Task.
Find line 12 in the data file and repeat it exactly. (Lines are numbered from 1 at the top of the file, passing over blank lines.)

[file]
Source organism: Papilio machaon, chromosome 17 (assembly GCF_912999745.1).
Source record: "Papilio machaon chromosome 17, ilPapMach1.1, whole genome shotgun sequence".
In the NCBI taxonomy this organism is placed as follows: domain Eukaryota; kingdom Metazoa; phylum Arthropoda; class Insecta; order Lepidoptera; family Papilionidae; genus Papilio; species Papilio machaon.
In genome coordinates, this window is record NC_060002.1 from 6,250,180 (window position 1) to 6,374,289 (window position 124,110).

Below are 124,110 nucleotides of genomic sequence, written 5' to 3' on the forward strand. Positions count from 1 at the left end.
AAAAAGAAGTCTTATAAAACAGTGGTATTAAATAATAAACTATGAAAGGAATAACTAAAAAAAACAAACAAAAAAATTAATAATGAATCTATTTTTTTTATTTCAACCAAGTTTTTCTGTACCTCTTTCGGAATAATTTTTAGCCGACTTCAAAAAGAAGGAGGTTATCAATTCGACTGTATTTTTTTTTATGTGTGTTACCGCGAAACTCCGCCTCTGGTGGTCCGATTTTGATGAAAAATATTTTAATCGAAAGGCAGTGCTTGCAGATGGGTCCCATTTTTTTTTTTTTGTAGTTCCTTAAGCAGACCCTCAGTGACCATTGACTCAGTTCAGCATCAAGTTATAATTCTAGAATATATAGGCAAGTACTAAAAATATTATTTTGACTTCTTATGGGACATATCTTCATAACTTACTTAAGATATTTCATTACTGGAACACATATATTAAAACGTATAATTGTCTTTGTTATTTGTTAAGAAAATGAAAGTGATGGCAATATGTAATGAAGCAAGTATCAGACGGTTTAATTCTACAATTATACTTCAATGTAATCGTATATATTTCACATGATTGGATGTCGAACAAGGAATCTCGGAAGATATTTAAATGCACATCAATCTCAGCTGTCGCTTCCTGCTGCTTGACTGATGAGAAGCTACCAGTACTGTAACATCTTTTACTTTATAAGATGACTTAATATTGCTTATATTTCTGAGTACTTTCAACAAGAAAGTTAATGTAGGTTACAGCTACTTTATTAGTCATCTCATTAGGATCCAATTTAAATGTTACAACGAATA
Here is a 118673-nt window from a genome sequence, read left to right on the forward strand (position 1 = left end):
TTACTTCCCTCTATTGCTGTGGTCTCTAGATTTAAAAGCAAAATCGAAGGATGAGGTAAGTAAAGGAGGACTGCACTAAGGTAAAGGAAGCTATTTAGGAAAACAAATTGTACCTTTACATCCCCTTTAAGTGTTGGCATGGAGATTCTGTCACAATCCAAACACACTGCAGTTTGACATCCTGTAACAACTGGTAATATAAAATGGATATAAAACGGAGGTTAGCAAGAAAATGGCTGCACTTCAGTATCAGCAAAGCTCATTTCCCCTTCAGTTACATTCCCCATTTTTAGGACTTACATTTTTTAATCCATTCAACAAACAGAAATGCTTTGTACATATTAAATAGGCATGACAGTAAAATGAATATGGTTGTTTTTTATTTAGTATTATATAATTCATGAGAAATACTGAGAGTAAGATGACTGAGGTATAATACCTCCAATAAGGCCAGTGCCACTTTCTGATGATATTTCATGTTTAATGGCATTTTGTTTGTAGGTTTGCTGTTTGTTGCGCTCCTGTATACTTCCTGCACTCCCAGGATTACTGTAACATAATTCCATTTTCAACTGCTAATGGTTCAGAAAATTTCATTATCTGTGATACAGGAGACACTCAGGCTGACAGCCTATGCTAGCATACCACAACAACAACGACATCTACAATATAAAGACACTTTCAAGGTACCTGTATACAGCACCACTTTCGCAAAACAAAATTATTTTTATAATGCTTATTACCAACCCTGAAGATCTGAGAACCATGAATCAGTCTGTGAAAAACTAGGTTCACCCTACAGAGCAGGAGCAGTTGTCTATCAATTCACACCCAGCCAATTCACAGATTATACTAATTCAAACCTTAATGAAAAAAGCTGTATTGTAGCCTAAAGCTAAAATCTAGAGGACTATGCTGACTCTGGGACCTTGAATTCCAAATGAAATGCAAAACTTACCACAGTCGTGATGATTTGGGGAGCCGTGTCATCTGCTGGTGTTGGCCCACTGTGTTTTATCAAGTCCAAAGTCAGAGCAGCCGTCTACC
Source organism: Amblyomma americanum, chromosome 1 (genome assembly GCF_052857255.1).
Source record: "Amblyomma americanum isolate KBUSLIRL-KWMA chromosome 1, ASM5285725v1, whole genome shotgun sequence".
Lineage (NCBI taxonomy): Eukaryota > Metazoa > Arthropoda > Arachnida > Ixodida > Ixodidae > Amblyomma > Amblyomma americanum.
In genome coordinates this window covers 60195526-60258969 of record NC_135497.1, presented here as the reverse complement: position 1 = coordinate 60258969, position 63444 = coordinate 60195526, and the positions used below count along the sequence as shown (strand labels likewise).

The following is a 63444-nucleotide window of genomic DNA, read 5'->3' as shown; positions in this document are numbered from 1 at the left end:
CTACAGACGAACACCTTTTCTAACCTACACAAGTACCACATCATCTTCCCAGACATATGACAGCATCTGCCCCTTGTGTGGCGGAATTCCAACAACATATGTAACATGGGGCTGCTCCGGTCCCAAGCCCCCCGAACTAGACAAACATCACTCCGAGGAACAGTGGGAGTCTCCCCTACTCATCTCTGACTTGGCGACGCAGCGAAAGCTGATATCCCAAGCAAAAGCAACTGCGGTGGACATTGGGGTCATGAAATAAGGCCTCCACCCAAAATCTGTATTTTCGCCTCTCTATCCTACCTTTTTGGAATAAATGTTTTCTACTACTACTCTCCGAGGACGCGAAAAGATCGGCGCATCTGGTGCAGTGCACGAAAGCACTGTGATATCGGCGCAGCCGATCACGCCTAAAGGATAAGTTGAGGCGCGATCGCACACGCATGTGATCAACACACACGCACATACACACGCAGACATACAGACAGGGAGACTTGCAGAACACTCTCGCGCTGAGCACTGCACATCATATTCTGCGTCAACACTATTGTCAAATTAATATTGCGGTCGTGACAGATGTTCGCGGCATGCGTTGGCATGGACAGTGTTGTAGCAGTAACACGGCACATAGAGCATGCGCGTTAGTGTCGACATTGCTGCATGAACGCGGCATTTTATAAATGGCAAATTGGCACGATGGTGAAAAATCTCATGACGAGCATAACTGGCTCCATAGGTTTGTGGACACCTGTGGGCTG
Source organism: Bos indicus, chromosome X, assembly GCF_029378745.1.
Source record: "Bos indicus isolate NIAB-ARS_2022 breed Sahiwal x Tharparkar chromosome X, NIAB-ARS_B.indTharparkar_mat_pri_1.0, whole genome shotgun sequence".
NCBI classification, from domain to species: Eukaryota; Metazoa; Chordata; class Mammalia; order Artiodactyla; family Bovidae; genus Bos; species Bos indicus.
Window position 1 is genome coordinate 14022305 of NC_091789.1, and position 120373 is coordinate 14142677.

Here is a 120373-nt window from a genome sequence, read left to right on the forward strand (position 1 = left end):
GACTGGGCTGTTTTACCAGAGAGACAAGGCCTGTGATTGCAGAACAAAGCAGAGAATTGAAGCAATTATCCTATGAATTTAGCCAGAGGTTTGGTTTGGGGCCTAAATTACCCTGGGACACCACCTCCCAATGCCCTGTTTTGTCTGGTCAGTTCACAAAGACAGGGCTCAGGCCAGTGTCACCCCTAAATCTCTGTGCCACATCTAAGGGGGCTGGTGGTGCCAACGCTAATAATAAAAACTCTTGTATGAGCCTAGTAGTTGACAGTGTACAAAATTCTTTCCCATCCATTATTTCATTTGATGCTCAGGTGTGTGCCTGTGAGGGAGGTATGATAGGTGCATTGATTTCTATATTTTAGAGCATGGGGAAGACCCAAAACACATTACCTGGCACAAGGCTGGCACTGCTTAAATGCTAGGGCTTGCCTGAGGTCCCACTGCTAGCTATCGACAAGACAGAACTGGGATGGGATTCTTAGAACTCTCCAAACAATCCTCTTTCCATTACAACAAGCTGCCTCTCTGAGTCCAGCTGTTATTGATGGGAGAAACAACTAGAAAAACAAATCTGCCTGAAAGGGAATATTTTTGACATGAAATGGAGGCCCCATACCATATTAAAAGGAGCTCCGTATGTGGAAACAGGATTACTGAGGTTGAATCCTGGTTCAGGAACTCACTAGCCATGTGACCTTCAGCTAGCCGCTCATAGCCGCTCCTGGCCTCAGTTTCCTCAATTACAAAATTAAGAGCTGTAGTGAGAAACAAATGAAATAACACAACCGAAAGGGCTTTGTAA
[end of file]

In genome coordinates this window covers 60195526-60258969 of record NC_135497.1, presented here as the reverse complement: position 1 = coordinate 60258969, position 63444 = coordinate 60195526, and the positions used below count along the sequence as shown (strand labels likewise).